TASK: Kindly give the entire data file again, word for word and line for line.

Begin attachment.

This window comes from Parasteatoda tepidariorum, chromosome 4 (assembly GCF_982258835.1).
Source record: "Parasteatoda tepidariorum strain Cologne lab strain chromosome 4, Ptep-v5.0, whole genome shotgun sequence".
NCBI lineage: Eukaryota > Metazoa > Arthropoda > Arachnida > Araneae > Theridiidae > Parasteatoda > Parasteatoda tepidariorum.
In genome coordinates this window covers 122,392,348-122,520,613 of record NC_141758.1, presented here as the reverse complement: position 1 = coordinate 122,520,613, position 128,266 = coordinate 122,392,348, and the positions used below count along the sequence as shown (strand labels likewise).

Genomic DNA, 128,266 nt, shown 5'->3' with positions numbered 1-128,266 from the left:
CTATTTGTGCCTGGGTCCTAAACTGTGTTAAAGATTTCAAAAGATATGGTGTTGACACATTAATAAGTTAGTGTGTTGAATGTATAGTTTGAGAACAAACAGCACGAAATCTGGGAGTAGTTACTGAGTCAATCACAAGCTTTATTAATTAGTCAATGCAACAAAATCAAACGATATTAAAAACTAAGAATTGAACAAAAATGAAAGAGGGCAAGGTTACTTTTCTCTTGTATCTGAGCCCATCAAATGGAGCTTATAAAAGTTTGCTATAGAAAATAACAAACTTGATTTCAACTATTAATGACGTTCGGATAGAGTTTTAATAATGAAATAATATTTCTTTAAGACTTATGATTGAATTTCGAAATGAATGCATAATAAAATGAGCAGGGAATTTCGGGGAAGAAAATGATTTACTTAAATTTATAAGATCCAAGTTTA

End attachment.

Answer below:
This window comes from Parasteatoda tepidariorum, chromosome 4 (assembly GCF_982258835.1).
Source record: "Parasteatoda tepidariorum strain Cologne lab strain chromosome 4, Ptep-v5.0, whole genome shotgun sequence".
NCBI lineage: Eukaryota > Metazoa > Arthropoda > Arachnida > Araneae > Theridiidae > Parasteatoda > Parasteatoda tepidariorum.
In genome coordinates this window covers 122,392,348-122,520,613 of record NC_141758.1, presented here as the reverse complement: position 1 = coordinate 122,520,613, position 128,266 = coordinate 122,392,348, and the positions used below count along the sequence as shown (strand labels likewise).

Genomic DNA, 128,266 nt, shown 5'->3' with positions numbered 1-128,266 from the left:
CTATTTGTGCCTGGGTCCTAAACTGTGTTAAAGATTTCAAAAGATATGGTGTTGACACATTAATAAGTTAGTGTGTTGAATGTATAGTTTGAGAACAAACAGCACGAAATCTGGGAGTAGTTACTGAGTCAATCACAAGCTTTATTAATTAGTCAATGCAACAAAATCAAACGATATTAAAAACTAAGAATTGAACAAAAATGAAAGAGGGCAAGGTTACTTTTCTCTTGTATCTGAGCCCATCAAATGGAGCTTATAAAAGTTTGCTATAGAAAATAACAAACTTGATTTCAACTATTAATGACGTTCGGATAGAGTTTTAATAATGAAATAATATTTCTTTAAGACTTATGATTGAATTTCGAAATGAATGCATAATAAAATGAGCAGGGAATTTCGGGGAAGAAAATGATTTACTTAAATTTATAAGATCCAAGTTTA